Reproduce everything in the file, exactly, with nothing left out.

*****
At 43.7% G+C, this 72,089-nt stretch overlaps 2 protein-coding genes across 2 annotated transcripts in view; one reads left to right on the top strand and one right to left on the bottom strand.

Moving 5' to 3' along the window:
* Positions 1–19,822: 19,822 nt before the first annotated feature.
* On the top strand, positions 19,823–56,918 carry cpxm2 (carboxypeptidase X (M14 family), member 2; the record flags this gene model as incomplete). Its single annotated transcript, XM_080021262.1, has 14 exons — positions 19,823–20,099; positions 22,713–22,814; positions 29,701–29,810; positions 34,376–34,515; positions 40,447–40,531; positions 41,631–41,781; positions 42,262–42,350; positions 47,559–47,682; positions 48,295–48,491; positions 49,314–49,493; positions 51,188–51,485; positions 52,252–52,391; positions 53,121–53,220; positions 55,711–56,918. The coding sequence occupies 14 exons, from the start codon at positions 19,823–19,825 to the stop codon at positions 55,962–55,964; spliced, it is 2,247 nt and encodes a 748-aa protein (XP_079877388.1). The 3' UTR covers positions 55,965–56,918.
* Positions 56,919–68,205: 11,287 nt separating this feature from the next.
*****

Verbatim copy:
At 43.7% G+C, this 72,089-nt stretch overlaps 2 protein-coding genes across 2 annotated transcripts in view; one reads left to right on the top strand and one right to left on the bottom strand.

Moving 5' to 3' along the window:
* Positions 1–19,822: 19,822 nt before the first annotated feature.
* On the top strand, positions 19,823–56,918 carry cpxm2 (carboxypeptidase X (M14 family), member 2; the record flags this gene model as incomplete). Its single annotated transcript, XM_080021262.1, has 14 exons — positions 19,823–20,099; positions 22,713–22,814; positions 29,701–29,810; positions 34,376–34,515; positions 40,447–40,531; positions 41,631–41,781; positions 42,262–42,350; positions 47,559–47,682; positions 48,295–48,491; positions 49,314–49,493; positions 51,188–51,485; positions 52,252–52,391; positions 53,121–53,220; positions 55,711–56,918. The coding sequence occupies 14 exons, from the start codon at positions 19,823–19,825 to the stop codon at positions 55,962–55,964; spliced, it is 2,247 nt and encodes a 748-aa protein (XP_079877388.1). The 3' UTR covers positions 55,965–56,918.
* Positions 56,919–68,205: 11,287 nt separating this feature from the next.